This article is from the archive of our partner .

Perhaps the least surprising aspect of Pew Social Trends' new research on the role of women in the household is that 40 percent of homes with children rely on a mother's income. That's substantial, and probably unexpected. But the data behind that trend — and the response to it — show how employment and gender roles in the United States continue to shift away from the Leave It to Beaver model. Murphy Brown is winning.

The 40 percent figure tracks the number of households with children under the age of 18 in which women are the primary earner. That chart can be seen at right. That the trend has now passed the 40 percent mark is not particularly remarkable; there's been no sudden spike in either the data for single mothers or households in which the mother earns the higher or only salary. It's been consistently increasing since 1960 (three years before Leave It to Beaver went off the air). Working mothers are so much the norm at this point that to even point that out seems unnecessary and incongruous.

Despite this ongoing shift, people still embrace the traditional view of a family — that it is "better" for the mother to stay home with the children. A majority hold that to be the case. Three-quarters of those polled feel that a family does just as well if the father goes to work.

Meanwhile, 64 percent of Americans view the increasing number of children born to unwed mothers as a big problem. But note the trend in the data when broken down by demographic. Younger people are far less likely to hold that view. Those who are most concerned about the trend are older, whiter, more Republican — in other words, the profile of a more traditionalist American.

But Pew also notes that the 64 percent figure is a significant decline since 2007. That year, 71 percent of Americans considered the issue to be a big problem. For unwed mothers — who comprise a quarter of households with children! — that's a significant change.

Younger people are also less likely to consider the effects of more women working outside the home to be detrimental. Seventy-four percent of Americans think that more women working will make it harder to raise children — but only 60 percent of those under 30 do.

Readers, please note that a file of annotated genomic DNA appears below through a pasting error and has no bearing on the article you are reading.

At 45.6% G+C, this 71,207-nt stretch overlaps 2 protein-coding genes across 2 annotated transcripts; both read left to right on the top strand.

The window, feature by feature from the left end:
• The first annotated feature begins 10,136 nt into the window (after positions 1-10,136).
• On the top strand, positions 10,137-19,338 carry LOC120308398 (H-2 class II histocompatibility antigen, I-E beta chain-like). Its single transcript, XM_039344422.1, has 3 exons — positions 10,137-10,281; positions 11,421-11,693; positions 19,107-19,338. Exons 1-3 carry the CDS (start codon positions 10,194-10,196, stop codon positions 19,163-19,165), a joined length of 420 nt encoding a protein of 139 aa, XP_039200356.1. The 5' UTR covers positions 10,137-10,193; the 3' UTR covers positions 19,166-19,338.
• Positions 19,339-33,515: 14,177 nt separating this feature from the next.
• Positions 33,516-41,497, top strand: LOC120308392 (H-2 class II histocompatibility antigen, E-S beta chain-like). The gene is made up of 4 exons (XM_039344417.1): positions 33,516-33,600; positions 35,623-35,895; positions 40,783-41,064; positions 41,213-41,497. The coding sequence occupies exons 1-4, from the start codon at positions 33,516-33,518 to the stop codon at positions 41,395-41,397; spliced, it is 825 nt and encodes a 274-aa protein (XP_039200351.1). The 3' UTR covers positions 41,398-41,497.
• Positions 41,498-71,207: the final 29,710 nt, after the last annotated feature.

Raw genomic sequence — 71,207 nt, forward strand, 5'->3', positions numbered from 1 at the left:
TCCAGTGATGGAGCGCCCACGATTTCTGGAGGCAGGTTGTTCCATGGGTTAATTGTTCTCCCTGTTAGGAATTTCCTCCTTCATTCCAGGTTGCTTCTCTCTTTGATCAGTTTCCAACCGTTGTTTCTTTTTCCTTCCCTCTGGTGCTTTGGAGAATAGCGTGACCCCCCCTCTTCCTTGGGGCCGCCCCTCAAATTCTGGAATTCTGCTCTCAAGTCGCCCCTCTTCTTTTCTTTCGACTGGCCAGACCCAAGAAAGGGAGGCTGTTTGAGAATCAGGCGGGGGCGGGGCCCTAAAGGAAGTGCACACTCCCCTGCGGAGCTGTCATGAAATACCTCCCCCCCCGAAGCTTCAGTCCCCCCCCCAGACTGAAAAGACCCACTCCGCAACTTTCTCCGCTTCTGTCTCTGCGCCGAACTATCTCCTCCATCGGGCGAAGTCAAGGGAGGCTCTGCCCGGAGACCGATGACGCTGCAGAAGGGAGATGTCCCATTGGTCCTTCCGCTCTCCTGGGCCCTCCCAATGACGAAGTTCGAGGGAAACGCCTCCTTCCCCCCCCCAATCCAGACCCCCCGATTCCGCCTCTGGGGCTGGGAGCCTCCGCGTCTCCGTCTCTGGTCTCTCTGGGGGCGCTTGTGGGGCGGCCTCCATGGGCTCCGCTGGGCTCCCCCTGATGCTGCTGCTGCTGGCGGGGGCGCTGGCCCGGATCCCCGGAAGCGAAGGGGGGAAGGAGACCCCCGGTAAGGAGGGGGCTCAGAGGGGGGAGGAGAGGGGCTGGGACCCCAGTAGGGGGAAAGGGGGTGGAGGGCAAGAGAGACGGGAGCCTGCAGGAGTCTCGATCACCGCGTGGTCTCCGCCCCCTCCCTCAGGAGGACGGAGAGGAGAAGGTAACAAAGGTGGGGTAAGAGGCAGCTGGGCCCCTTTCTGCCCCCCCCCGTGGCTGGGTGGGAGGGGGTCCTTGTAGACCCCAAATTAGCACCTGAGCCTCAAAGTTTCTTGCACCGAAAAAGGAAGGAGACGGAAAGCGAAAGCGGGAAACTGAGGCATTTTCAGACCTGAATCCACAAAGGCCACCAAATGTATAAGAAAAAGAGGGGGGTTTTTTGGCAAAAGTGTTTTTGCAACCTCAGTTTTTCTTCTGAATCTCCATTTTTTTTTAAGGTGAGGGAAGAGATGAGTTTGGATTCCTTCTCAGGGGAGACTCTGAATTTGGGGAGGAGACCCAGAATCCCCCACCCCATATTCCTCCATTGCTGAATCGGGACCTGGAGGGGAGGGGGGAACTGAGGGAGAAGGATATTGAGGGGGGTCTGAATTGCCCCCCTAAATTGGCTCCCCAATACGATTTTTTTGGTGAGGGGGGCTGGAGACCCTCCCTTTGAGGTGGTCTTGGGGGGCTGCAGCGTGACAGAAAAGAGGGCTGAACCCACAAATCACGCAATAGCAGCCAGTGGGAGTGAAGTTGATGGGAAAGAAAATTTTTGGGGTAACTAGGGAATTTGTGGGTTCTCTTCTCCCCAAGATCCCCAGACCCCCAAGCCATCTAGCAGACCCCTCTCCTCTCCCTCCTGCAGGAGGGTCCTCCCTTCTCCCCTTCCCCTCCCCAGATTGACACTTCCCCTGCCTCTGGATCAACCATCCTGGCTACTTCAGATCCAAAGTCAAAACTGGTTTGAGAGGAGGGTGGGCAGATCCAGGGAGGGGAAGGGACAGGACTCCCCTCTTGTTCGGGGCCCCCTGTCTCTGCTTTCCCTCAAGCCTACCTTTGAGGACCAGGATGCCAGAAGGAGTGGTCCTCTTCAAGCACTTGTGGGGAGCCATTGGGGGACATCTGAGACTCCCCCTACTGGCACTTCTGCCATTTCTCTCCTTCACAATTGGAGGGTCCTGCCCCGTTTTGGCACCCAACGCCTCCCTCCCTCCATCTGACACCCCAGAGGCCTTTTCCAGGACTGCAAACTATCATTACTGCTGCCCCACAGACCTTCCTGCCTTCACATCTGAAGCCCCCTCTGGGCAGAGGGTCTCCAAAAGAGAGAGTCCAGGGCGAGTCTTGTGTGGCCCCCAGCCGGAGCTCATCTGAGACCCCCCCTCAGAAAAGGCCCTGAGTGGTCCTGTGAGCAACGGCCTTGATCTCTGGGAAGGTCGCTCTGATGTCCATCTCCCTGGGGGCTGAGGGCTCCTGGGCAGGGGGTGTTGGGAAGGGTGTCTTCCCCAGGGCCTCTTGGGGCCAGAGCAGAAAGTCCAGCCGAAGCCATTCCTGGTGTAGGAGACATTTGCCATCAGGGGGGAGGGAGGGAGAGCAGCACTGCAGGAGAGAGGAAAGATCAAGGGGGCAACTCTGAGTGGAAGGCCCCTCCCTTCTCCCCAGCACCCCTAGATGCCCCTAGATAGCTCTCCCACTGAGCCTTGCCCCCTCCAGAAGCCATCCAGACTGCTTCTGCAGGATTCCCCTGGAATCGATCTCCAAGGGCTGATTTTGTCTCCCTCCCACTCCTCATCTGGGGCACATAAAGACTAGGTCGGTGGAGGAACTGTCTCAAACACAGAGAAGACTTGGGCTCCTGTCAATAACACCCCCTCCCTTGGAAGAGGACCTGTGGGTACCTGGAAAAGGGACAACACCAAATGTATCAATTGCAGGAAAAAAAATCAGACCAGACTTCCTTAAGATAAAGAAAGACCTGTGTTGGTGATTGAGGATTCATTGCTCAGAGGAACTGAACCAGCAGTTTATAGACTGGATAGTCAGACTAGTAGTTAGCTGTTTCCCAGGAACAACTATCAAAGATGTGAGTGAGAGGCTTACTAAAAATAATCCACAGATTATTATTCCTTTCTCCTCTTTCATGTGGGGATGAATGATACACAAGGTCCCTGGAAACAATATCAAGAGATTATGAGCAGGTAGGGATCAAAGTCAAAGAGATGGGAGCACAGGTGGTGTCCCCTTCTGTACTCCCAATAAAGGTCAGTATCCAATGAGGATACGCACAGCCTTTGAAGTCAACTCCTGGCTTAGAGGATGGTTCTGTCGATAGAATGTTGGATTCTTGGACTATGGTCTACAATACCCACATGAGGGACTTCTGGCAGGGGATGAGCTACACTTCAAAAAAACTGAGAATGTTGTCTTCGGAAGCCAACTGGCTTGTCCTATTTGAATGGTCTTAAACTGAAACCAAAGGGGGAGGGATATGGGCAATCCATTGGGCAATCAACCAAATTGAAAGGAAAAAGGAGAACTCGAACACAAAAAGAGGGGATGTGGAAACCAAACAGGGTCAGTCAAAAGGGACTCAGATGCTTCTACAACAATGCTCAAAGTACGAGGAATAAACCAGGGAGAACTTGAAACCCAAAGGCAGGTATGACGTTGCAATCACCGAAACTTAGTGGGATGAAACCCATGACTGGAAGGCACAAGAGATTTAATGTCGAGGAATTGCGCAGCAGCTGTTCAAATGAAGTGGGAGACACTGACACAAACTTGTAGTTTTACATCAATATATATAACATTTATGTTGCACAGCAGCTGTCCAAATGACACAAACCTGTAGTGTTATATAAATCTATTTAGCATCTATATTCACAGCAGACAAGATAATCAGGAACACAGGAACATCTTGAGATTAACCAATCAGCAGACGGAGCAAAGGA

Part of the generational difference is likely due to the firsthand experience of younger people growing up in families that have already stretched beyond traditional boundaries. (It's worth noting that the research is tremendously heteronormative, no doubt in part because Pew's research relies heavily on analysis of Census data.) The data demonstrates that the roles of men and women have steadily evolved over the past 50 years. In most households, the man and woman have the same level of education. Where they don't, it's more likely that the woman is better educated, a trend that changed in 2000.

More striking is the shift in pay: In nearly 23 percent of households with children, the mother earns more, compared to 3.8 percent in 1960. When the woman earns more, the household does, too. Median income for a family where the father earns more is $78,000. In a two-parent home where the mother earns more, it's $79,800. Sixty-three percent of Americans see no issue with the woman earning more.

Despite those shifts, one aspect of motherhood seems to be stubbornly persistent. Households run by women who've never been married are more commonly run by women who are younger and of color. The majority of single mothers are non-white; two-thirds of those who've never been married are as well.

Those households, Pew notes, have a median family income of only $17,400.

Beyond gender composition, what an American household looks like is starkly different than what it did half a century ago. And the Americans growing up in those households don't see much wrong with that.

Photo: An American family from Indiana. (AP)

This article is from the archive of our partner The Wire.

We want to hear what you think about this article. Submit a letter to the editor or write to